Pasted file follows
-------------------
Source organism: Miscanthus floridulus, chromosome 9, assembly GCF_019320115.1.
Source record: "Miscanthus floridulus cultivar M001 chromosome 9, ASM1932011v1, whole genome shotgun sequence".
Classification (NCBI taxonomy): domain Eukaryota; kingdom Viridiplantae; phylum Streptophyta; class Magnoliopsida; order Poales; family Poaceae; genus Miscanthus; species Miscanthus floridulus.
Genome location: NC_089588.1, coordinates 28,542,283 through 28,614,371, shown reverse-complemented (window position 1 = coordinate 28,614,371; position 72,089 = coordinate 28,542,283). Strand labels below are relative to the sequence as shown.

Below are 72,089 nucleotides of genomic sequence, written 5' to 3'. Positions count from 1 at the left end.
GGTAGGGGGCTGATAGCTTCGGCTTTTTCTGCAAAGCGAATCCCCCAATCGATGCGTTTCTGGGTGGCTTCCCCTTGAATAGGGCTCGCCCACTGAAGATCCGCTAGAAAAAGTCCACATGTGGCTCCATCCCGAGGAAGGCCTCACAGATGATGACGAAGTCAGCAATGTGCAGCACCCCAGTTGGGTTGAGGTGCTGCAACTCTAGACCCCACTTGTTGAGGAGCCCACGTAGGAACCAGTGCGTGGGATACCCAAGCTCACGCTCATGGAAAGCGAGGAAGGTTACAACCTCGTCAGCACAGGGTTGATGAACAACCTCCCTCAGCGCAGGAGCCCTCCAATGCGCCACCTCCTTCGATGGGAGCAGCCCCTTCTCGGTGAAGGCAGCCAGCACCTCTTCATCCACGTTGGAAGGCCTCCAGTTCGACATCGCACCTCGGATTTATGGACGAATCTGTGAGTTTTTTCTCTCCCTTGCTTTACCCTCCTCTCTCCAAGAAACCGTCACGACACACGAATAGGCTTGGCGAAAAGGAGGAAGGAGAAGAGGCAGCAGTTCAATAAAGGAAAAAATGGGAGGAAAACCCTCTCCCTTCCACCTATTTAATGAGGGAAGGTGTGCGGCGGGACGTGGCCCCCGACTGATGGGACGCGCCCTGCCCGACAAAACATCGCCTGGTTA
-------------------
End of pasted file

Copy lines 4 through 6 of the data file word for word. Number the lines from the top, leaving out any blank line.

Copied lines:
Genome location: NC_089588.1, coordinates 28,542,283 through 28,614,371, shown reverse-complemented (window position 1 = coordinate 28,614,371; position 72,089 = coordinate 28,542,283). Strand labels below are relative to the sequence as shown.

Below are 72,089 nucleotides of genomic sequence, written 5' to 3'. Positions count from 1 at the left end.
GGTAGGGGGCTGATAGCTTCGGCTTTTTCTGCAAAGCGAATCCCCCAATCGATGCGTTTCTGGGTGGCTTCCCCTTGAATAGGGCTCGCCCACTGAAGATCCGCTAGAAAAAGTCCACATGTGGCTCCATCCCGAGGAAGGCCTCACAGATGATGACGAAGTCAGCAATGTGCAGCACCCCAGTTGGGTTGAGGTGCTGCAACTCTAGACCCCACTTGTTGAGGAGCCCACGTAGGAACCAGTGCGTGGGATACCCAAGCTCACGCTCATGGAAAGCGAGGAAGGTTACAACCTCGTCAGCACAGGGTTGATGAACAACCTCCCTCAGCGCAGGAGCCCTCCAATGCGCCACCTCCTTCGATGGGAGCAGCCCCTTCTCGGTGAAGGCAGCCAGCACCTCTTCATCCACGTTGGAAGGCCTCCAGTTCGACATCGCACCTCGGATTTATGGACGAATCTGTGAGTTTTTTCTCTCCCTTGCTTTACCCTCCTCTCTCCAAGAAACCGTCACGACACACGAATAGGCTTGGCGAAAAGGAGGAAGGAGAAGAGGCAGCAGTTCAATAAAGGAAAAAATGGGAGGAAAACCCTCTCCCTTCCACCTATTTAATGAGGGAAGGTGTGCGGCGGGACGTGGCCCCCGACTGATGGGACGCGCCCTGCCCGACAAAACATCGCCTGGTTA